because they are designed to be used with ASCII fonts.  To
     display characters of different language on the same line, the
     best way will be to arrange them in the middle of the line.  So,
     in such a case, again, we utilize the font property
     `_MULE_BASELINE_OFFSET'.  If the value is larger than `ascent' we
     calculate baseline so that a character is arranged in the middle
     of a line.  */

  int baseline_offset;

  /* Non zero means a character should be composed at a position
     relative to the height (or depth) of previous glyphs in the
     following cases:
	(1) The bottom of the character is higher than this value.  In
	this case, the character is drawn above the previous glyphs.
	(2) The top of the character is lower than 0 (i.e. baseline
	height).  In this case, the character is drawn beneath the
	previous glyphs.

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     This value is taken from a private font property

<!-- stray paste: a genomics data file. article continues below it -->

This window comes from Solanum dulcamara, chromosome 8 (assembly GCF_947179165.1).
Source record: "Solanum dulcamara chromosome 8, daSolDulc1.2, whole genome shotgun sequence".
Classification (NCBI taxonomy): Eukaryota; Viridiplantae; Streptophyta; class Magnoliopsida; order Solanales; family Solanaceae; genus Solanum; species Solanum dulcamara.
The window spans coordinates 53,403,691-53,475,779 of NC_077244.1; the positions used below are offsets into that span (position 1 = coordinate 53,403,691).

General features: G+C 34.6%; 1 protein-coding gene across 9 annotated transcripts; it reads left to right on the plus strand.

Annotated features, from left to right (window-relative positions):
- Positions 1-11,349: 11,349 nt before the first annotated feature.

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     `_MULE_RELATIVE_COMPOSE' which is introduced by Emacs.  */
  int relative_compose;

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  /* Non zero means an ascent value to be used for a character
     registered in char-table `use-default-ascent'.  */
  int default_ascent;

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  /* CCL program to calculate code points of the font.  */
  struct ccl_program *font_encoder;
};

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/* A value which may appear in the member `encoding' of struch
   font_info indicating that a font itself doesn't tell which encoding
   to be used.  */
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#define FONT_ENCODING_NOT_DECIDED 255
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/* Forward declaration for prototypes.  */
struct frame;